Fans of a long-running, beloved franchise are quick to be skeptical — that’s probably putting it lightly — when something new is being done with the property. There has been cynicism among hardcore “Teenage Mutant Ninja Turtles” fans since the earliest rumblings surrounding the upcoming live-action film, starting with producer Michael Bay‘s highly scrutinized comments at a 2012 presentation that the Turtles would be from an “alien race.”
As evidenced by the key second word in the title, that’s not the case with the final “Teenage Mutant Ninja Turtles” product. Two scenes from the film — extended versions of April O’Neil (Megan Fox) meeting the Turtles for the first time and the shell-luging sequence, both glimpsed in previously released trailers — were screened for press at the Paramount Pictures lot in Los Angeles on Wednesday afternoon, and director Jonathan Liebesman and producer Andrew Form answered questions over — what else? — pizza.
Liebesman and Form’s message was clear: They’re also fans. They both expressed multiple times that they have a great deal of affection for the Teenage Mutant Ninja Turtles — all four parts of that title — and weren’t looking to stray far from the central appeal from the franchise that Kevin Eastman and Peter Laird created as a black-and-white independent comic book in 1984. Though the designs are tweaked, with new additions and the Turtles themselves larger in scale than past depictions, Liebesman said the changes happened for a reason.
“A lot of people are quick to comment, but when they see it in context, there’s a shitload of respect and love for these characters and the franchise that’s gone into the design,” the director told reporters. “It’s not just, ‘Let’s make them big.'”
“There is a lot of respect for the fans and for the franchise,” Liebesman continued. “It’s a privilege to be able to adapt something that’s so beloved. Meeting Kevin Eastman was a huge thing for us. I’m from South Africa — it was a big deal to meet the guy that created stuff that I saw so far away. You want to honor that.”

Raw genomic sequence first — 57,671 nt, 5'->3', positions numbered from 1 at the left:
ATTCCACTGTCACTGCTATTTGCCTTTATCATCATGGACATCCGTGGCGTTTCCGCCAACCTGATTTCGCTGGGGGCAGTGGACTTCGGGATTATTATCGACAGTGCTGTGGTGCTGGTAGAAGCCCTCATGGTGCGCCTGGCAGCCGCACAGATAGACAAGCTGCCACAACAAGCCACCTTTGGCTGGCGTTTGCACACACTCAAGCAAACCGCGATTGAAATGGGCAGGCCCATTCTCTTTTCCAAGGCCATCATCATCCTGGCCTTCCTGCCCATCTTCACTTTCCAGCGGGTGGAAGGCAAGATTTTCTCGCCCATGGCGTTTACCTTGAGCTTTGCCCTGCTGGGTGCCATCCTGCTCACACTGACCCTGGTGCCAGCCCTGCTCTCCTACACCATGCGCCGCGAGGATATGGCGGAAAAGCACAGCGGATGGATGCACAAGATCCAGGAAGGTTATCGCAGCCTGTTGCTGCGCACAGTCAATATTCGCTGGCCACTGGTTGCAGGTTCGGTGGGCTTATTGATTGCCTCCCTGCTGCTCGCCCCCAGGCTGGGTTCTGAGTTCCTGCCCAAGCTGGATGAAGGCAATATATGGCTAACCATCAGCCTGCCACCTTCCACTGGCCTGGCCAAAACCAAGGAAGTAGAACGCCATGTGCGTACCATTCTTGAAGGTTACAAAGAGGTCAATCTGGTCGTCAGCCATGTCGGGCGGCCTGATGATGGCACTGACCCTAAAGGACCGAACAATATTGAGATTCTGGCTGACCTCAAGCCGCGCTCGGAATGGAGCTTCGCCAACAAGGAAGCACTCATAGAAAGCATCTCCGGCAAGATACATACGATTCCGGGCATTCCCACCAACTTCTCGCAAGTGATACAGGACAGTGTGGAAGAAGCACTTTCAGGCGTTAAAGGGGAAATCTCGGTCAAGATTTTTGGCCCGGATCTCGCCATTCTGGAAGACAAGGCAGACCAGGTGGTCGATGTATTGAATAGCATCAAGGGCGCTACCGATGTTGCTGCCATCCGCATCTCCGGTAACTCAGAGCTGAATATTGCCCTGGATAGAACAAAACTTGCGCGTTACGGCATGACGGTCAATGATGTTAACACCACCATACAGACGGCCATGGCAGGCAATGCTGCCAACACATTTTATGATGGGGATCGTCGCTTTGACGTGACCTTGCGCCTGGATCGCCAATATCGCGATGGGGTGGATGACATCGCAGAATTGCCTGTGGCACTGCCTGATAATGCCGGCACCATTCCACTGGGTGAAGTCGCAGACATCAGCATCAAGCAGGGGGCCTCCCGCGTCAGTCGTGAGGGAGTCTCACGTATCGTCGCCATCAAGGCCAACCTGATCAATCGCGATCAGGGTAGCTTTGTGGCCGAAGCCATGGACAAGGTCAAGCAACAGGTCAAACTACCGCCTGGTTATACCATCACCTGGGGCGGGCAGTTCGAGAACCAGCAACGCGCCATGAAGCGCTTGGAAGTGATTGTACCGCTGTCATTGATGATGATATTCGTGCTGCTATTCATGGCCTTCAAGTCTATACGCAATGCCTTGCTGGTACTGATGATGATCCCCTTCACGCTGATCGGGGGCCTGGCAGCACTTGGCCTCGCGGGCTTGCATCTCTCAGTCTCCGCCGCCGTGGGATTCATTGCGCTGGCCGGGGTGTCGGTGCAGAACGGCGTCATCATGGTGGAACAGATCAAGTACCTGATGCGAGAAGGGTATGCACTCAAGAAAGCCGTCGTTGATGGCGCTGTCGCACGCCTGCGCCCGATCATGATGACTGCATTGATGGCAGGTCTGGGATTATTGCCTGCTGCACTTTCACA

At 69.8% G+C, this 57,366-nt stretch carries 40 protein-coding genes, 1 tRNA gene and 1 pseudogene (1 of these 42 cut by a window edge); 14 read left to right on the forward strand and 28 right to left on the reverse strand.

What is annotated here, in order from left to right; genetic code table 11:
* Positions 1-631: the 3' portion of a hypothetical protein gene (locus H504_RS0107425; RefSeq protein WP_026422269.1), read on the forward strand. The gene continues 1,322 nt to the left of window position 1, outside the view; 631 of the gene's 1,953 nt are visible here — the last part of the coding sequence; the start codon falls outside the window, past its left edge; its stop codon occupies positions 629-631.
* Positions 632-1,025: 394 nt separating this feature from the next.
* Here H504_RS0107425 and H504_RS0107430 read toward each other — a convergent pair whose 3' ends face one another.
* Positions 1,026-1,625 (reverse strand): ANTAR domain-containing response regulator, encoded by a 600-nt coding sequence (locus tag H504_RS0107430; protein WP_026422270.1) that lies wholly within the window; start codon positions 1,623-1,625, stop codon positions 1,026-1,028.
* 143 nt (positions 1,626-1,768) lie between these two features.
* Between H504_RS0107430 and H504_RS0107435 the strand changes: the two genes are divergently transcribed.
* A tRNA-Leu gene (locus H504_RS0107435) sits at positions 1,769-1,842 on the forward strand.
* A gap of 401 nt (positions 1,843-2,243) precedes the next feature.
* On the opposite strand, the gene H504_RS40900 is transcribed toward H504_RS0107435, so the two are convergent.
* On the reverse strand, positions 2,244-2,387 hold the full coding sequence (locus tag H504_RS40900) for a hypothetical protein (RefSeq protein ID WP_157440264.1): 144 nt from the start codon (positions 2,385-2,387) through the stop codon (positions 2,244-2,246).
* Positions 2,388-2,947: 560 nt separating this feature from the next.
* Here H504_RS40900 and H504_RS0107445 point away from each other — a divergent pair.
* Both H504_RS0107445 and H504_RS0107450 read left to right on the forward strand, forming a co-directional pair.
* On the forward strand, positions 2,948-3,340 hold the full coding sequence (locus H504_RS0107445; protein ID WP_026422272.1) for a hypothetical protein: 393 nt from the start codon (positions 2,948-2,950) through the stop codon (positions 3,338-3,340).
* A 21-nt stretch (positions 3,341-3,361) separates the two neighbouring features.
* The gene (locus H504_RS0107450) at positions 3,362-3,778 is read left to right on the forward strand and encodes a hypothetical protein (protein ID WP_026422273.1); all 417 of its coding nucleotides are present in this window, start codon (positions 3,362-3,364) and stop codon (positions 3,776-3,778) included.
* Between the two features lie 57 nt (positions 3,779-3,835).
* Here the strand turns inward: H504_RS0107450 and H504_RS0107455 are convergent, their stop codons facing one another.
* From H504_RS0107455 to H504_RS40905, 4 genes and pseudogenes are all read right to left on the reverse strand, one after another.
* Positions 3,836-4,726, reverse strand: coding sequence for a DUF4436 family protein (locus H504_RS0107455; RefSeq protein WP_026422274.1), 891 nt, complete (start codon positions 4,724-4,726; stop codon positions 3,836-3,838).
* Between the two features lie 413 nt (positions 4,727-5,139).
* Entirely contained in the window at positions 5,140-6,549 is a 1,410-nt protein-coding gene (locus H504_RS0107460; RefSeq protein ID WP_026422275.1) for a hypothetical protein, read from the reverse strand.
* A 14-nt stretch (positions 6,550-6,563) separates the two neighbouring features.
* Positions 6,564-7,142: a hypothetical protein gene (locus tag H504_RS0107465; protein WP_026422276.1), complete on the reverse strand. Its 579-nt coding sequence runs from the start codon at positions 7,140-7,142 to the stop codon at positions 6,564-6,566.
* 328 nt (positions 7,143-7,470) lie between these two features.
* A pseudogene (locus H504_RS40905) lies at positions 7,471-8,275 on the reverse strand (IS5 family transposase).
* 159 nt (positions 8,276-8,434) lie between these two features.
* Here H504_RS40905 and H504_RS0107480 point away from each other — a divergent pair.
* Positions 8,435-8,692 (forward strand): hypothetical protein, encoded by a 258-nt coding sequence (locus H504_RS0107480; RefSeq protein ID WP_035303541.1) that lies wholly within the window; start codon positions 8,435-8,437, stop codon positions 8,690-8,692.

Based on the footage shown to press and the trailers thus far, the new “Teenage Mutant Ninja Turtles” movie doesn’t make much of an attempt to make the property darker or more serious than past iterations, unlike multiple other franchise reboots. In fact, Liebesman cites the late ’80s/early ’90s TMNT cartoon as this biggest inspiration for him, tonally, in putting together the film — something that’s reflected in the presence of characters like Vern Fenwick (Will Arnett) and Bernadette Thompson (Whoopi Goldberg), a gender-swapped version of the original cartoon’s Burne Thompson.
“I was super-familiar with the cartoon,” Liebesman, whose past credits include “Battle: Los Angeles” and “Wrath of the Titans,” said to CBR. “That’s what I saw in South Africa. Visually, a lot of inspiration came from the very first black-and-white comics. A big deal was getting inspired by Kevin and Peter’s stuff in the beginning, getting inspired by fan art. From a tonal aspect, the cartoons I grew up with.”
“I think that was the hardest thing with the movie, the tone,” Form said. “I don’t know if everyone knows what the tone of the movie is yet.”
Although TMNT is now a 30-year-old property, it’s existed throughout than span — well beyond its initial wave of massive popularity — with multiple projects across a variety of media. Liebesman stated he found it a relatively easy concept to realize as a contemporary live-action film.
“In my head, it was an easy thing,” he said. “It’s hard to realize what’s in your head, but it was pretty easy to have four brothers who live in the sewer and are turtles. That wasn’t a roadblock to update it, as far as that goes.”
To that end, Liebesman told CBR there weren’t any particular elements in the franchise’s history that he was looking to shy away from.
“I think we wanted more stuff,” he said. “You’re dealing with people who love it. We embraced everything about it. There wasn’t anything too corny to use and update and try and make fresh for a new audience. We wanted more.”
“There are lots of characters that we love in the canon that if we’re lucky enough, we’d love to work with,” Form said, speaking in the hope of a potential sequel.
One thing that definitely made the cut: The Turtles’ famous love of pizza.
“You’ll see the most operatic pizza scene committed to CGI,” Liebesman promised. The direct also disclosed that the scene itself isn’t yet done, due to the complexity in portraying CGI Turtles realistically eating CGI pizza. “To make pizza took very long. Those were the last shots coming in.”
Liebesman and Form also reiterated that despite earlier reports, actor William Fichtner is not playing Shredder, but rather “Eric Sachs;” leaving the exact nature of the Turtles’ archnemesis something of a mystery at this point. Also, viewers may “hear some of” the old-school “Teenage Mutant Ninja Turtles” theme song, and Form shared that — given a history of pop music and “Teenage Mutant Ninja Turtles” movie dating back to 1990 and Partners in Kryme’s “Turtle Power” and continuing with Vanilla Ice’s “Ninja Rap” — there’s a “very, very fun song in the movie at the end.”
“Teenage Mutant Ninja Turtles” is scheduled for release on Aug. 8.
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